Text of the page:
Kovacevic: Can’t risk removing Bud

It's New Year's Eve, and the predictions for 2020 will be pouring at the pace of champagne.

None will top the one T.J. Watt shared with me on the afternoon of May 29. This was after one of the Steelers' OTA sessions at the Rooney Complex. The topic was Bud Dupree's frustrating NFL career to that point and, with Watt passionately defending his bookend outside linebacker, I'd just interjected that Watt, unlike Dupree, had been producing splash since his rookie year.

“I get that," Watt came back. "But there’s a lot more to game than the finish. Bud makes me a better player. The push, the pressure he creates, that benefits me, benefits all of us as a defense. But yeah, the position’s about the finish. And I think Bud’s going to have a really big year. I see the work he puts in every day. I see the commitment, the love of football, the love he has for his teammates, the desire to improve. I’m really excited for him, to be honest.”

By year's end, so was everyone else, huh?

In fact, everyone's flipped the script from freaking out over the $9.25 million the front office agreed to pay Dupree in 2019 to fretting over how they'll keep him from free agency. Well, 11.5 sacks and countless generally superb performances later, that'll cost either a long-term contract or a franchise tag, the price for which was $15.2 million in the NFL this year.

Talk about "a really big year."

I couldn't help but remind T.J. of his prediction Monday at the Rooney Complex, where the players were gathered for the locker cleanout following the elimination loss in Baltimore:

Good stuff, huh?

If you didn't watch that, I'd advise pushing play. He's the NFL's best defensive player. He's worth it.

And in addition to his actual answer, it should probably be underscored that he went out of his way to include this: "Just to think that there's a possibility that we might not be together next year is very unfortunate and sad."

This, too: "Bud's gonna get paid somewhere if it isn't here."

Ouch. You can hear my question up there. It had zip to do with Bud's contract status.

But trust me, that's highly representative of the room as a whole. Joe Haden, who spoke with media as long Monday as he had the previous day in Baltimore, brought this up with gusto, saying he "really, really" hopes the team keeps Bud.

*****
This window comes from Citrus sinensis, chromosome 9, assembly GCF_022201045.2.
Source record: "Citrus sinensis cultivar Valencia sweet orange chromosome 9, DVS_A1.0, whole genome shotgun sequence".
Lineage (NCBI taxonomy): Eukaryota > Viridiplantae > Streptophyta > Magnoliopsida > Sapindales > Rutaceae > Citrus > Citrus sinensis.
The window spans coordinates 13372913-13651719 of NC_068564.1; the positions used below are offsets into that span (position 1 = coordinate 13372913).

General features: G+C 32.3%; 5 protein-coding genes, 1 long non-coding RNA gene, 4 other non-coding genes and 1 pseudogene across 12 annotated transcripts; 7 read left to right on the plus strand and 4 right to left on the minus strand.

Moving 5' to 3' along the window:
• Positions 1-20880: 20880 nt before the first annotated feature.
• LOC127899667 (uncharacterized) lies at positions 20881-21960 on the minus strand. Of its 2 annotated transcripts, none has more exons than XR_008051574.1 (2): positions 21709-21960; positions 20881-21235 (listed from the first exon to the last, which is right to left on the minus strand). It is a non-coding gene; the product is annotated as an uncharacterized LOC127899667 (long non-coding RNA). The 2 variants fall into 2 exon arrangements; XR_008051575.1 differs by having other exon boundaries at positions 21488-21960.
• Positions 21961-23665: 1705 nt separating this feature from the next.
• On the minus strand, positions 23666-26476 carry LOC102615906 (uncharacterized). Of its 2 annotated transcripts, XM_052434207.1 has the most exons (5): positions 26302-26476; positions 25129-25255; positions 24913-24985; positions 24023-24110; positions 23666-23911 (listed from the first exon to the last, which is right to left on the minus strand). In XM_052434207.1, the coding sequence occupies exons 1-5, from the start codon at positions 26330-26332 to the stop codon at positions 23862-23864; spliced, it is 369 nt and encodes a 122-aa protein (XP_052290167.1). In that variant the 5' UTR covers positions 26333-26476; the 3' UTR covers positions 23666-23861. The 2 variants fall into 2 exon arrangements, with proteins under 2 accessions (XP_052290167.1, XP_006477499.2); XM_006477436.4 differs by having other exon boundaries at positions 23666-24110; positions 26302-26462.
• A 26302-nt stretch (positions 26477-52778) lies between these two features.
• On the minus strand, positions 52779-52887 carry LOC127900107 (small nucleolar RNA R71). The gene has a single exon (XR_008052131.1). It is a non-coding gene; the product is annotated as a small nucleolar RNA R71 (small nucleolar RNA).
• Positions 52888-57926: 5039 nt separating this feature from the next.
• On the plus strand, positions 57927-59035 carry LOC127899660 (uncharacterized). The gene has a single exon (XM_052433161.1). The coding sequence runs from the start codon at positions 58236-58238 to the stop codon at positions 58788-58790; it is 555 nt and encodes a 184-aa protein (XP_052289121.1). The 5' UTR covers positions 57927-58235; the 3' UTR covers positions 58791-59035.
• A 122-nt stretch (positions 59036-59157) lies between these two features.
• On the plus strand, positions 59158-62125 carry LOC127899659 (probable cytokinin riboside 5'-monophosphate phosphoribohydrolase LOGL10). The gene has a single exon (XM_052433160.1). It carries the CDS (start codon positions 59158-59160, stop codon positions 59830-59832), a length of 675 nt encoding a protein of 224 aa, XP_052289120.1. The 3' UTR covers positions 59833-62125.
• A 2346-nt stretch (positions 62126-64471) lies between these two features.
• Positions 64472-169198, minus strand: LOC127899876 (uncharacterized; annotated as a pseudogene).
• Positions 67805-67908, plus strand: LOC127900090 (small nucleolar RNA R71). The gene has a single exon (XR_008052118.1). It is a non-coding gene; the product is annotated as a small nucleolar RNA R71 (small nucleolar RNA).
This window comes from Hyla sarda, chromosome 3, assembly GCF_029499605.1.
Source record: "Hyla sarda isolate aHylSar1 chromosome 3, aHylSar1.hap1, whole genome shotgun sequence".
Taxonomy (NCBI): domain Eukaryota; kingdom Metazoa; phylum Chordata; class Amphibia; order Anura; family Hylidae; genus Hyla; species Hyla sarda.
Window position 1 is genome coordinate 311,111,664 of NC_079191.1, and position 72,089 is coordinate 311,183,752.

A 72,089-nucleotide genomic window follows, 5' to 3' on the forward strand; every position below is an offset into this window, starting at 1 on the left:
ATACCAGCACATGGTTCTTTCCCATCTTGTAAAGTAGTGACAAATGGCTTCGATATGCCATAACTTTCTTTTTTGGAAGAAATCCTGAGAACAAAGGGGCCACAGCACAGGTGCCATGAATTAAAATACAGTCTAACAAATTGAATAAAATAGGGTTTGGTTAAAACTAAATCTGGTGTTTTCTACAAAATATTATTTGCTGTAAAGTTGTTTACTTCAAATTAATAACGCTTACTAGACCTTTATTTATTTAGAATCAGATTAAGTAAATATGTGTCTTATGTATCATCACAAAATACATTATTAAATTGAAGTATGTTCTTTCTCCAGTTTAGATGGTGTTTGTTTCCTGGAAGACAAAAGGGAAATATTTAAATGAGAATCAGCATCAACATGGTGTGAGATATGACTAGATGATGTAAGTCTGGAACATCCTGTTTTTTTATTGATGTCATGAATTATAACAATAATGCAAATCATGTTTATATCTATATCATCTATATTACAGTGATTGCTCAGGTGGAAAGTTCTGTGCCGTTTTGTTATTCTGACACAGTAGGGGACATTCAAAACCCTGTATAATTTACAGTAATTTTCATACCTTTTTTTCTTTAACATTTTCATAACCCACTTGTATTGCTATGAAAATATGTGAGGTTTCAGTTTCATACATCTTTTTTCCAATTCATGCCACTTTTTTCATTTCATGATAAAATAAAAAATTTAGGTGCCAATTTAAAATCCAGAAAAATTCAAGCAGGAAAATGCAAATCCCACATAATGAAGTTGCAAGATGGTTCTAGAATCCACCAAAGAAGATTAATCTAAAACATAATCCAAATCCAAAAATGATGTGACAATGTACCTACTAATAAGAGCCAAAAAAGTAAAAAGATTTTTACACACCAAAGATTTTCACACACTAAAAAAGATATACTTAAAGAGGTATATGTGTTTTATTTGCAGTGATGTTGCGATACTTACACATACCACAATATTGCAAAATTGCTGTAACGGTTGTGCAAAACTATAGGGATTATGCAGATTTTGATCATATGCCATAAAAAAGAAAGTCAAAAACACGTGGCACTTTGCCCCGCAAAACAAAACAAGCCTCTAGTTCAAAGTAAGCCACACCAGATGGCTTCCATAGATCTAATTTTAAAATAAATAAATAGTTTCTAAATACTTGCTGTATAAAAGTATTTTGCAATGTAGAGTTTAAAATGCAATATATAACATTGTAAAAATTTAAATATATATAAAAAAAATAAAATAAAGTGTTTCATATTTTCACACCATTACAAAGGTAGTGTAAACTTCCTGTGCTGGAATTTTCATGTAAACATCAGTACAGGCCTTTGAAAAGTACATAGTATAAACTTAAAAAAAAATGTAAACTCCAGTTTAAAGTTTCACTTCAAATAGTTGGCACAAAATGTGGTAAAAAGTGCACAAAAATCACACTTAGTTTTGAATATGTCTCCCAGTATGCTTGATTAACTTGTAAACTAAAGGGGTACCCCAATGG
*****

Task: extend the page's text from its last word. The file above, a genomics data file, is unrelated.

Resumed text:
I feel really, really strongly the same way, and not just because, as my columns over the years will support, I've believed in Bud from the beginning. No, it's much more about the broader picture his departure would paint for what just might be the NFL's best defense. Because it isn't just about Bud benefiting T.J., as he addressed above, but also all the other puzzle pieces.

Here's one of my favorite examples, this from the third quarter Sunday:

Cam Heyward gets the double-team treatment right off the snap, by Baltimore linemen James Hurst (74) and Bradley Bozeman (77). But as the tight end, Hayden Hurst (81), chips off Bud to run a route, Bud begins rushing Robert Griffin III. As does T.J. in squirting by the big right tackle, Orlando Brown (78). It's as if RG3's world begins to collapse around him.

And who gets the spoils?

Cam does. Because Bozeman had to release him to go at Bud.

T.J. lit up when I revisited that, calling it "blood in the water." And Bud took it further: "All year long, T.J. and I were able to help each other, but we also created one-on-one matchups for Cam. All three of us played a big part in each other's progress this year. I really believe that."

I hadn't even cited that play yet. When I did, Bud observed with a grin, "Yeah, yeah, that's fun. All of us in the backfield at the same time, and Cam made a grown man's play there, huh?"

Sure did.

Equally sure, it needs to continue.

Kevin Colbert, Mike Tomlin and, in this case, Omar Khan need to figure it out. All three did well to draft Dupree and, ultimately, to develop him. Next comes the hard part.

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